Mutual Exchange of Information


In his 2001 article, Schank suggests the following:  


“Consider a typical research scenario in which participants are close friends who live together, sisters, or mother and daughters.  If the filling out of calendars is not checked by researchers on a regular basis, participants may forget to fill out their calendars for a few days or weeks.  One participant filling out a calendar may remind others (e.g., roommates, sisters, and mothers) to fill out their calendars.  Thus, scenarios are clearly possible (when there are insufficient control procedures) for participants to fill out calendars at the same time and together.  If, in addition, it has been a few weeks since they last filled out their calendars, they may discuss among themselves when their menstrual cycle onsets occurred.  One roommate or sister may remember that her last onset was on a Saturday, and if the other roommate, sister, or mother recalls that she too was menstruating on a Saturday, they may both mark it down on their calendars as the same day even though their cycle onsets were actually a Saturday apart.”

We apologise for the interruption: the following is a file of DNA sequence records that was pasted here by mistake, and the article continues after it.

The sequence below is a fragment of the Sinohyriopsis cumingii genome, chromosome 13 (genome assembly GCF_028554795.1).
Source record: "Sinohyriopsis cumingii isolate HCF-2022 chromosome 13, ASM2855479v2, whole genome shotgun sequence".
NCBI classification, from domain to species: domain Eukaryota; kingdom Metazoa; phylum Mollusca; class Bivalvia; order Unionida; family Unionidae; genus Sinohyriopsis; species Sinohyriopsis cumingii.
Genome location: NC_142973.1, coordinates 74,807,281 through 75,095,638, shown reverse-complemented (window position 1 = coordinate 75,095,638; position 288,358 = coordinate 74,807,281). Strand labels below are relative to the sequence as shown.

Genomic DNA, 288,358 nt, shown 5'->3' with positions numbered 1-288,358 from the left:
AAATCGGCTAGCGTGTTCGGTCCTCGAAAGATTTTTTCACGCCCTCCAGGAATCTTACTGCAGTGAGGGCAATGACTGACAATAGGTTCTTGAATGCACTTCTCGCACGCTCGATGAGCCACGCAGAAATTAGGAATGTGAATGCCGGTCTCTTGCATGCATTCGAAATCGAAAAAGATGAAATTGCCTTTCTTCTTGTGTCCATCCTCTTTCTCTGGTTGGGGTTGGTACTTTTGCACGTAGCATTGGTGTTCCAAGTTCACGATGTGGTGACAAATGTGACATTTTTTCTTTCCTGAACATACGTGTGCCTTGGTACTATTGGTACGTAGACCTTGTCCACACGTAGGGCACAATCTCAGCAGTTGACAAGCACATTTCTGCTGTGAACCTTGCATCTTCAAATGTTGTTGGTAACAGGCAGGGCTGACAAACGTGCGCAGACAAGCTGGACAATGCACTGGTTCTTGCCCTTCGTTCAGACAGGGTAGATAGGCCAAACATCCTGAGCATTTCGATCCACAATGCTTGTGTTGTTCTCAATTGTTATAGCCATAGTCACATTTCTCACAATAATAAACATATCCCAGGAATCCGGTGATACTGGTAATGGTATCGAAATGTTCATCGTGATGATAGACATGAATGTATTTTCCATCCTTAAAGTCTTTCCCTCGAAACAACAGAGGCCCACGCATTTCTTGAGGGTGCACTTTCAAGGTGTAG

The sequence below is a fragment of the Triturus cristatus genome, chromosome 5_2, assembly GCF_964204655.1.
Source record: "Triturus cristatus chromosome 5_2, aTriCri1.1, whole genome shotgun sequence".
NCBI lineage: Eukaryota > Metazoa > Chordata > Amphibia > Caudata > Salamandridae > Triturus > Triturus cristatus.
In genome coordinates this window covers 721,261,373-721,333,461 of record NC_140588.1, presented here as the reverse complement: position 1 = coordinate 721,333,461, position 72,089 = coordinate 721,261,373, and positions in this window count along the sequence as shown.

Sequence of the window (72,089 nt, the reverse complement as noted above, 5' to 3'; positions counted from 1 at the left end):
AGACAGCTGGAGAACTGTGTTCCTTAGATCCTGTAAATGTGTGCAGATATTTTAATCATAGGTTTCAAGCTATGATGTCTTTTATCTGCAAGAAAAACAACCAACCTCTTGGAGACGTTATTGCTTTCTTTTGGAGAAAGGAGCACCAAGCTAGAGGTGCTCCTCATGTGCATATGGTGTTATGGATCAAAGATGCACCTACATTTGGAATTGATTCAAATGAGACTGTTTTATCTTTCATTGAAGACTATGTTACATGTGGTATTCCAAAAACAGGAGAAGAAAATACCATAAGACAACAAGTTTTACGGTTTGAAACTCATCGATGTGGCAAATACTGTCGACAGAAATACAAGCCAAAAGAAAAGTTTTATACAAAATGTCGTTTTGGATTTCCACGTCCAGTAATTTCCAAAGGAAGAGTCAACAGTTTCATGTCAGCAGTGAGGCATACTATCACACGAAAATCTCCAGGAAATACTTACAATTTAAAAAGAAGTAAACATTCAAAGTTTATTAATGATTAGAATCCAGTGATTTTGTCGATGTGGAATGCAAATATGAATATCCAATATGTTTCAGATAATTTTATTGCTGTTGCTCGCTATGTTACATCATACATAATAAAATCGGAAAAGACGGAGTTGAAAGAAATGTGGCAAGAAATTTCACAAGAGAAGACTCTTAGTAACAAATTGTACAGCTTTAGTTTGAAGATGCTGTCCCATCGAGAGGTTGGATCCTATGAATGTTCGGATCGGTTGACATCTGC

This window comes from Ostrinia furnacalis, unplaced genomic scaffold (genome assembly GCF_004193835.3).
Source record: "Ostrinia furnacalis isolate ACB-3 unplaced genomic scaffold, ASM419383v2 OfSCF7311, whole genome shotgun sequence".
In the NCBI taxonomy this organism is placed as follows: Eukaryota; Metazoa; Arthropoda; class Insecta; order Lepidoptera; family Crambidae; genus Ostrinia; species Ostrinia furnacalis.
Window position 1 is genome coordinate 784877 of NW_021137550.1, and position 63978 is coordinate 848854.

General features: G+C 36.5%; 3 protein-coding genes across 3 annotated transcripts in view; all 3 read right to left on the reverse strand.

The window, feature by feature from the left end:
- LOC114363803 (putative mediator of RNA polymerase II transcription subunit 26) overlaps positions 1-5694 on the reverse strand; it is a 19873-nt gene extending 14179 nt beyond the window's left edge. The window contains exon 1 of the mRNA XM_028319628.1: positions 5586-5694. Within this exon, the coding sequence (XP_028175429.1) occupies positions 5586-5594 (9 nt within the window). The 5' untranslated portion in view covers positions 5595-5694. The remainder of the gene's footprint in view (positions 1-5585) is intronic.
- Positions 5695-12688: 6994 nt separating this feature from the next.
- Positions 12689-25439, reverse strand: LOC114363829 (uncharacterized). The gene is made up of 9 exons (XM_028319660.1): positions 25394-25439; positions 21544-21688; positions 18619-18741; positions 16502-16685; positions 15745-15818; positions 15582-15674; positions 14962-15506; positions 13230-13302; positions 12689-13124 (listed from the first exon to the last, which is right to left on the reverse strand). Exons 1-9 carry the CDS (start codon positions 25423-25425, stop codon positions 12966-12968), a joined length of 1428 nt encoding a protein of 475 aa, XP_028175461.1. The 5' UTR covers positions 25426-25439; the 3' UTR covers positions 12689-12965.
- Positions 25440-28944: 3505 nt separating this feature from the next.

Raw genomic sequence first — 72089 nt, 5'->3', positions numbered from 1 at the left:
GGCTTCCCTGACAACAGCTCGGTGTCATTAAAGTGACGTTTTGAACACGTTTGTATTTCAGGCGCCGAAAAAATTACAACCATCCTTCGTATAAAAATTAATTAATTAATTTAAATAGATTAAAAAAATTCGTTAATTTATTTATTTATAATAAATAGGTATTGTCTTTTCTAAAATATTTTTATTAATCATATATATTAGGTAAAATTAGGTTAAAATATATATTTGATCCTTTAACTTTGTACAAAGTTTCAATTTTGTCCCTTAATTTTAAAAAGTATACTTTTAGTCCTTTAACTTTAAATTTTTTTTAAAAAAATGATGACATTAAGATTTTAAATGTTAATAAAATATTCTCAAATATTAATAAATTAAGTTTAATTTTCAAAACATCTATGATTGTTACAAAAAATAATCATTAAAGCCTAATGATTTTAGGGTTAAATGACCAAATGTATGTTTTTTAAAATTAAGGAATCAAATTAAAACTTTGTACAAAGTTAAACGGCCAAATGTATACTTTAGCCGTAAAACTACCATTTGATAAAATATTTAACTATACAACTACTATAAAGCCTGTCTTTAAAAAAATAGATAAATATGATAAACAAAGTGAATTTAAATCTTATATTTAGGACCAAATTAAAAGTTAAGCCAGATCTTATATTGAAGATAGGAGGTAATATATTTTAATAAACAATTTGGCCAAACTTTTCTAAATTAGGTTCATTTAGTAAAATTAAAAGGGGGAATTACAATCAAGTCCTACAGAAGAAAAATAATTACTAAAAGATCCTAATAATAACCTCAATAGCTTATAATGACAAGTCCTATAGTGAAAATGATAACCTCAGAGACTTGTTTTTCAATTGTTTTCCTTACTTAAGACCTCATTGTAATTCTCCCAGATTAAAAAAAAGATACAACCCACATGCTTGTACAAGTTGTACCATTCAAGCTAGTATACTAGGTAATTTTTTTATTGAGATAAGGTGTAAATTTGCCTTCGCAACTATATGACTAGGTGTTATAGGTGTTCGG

Cynthia Graham, a researcher now at Indiana University, argues in her reply to Schank that:


“Although authors may be criticized for not providing a fuller account of the procedures used to gather menstrual cycle data, a number of the studies Schank cites did use procedures to reduce the likelihood that women would complete calendars retrospectively.  At least two studies (Matteo, 1987; L. Weller, Weller & Avenir, 1995) contacted women to remind them to fill out menstrual calendars.  Little et al. (1989) emphasized to their participants that they should not discuss their diaries.  In our own study, we gave women an explanatory letter with instructions on how to complete the diary and also asked them to draw a line through a calendar, if they forgot to record menses, rather than make entries retrospectively (Graham & McGrew, 1980).  Studies have acknowledged that a proportion of women did not provide complete menstrual data (e.g. Little et al., 1989; L. Weller, Weller & Avenir, 1995; L. Weller, Weller & Roizman, 1999).  Thus, the scenario that Schank presents of women “helping each other to recollect their menstrual cycle onsets” (p. 11) is indeed speculative.”


Schank in turn responds that:


“Most importantly, menstrual synchrony studies have differed from other areas of research requiring friends and roommates, mothers and daugthers to fill out separate calendars, and yet none of Weller and Weller’s (2002) studies have implemented controls for the mutual exchange of information.  I showed that even very small systematic errors due to either the mutual exchange of information or recall could produce the synchrony effects reported by Weller and Weller (e.g., 1997a).  To argue that a study is confounded does not require proving that it was confounded, but merely that confounding variables such as recall and the mutual exchange of information were not controlled.”


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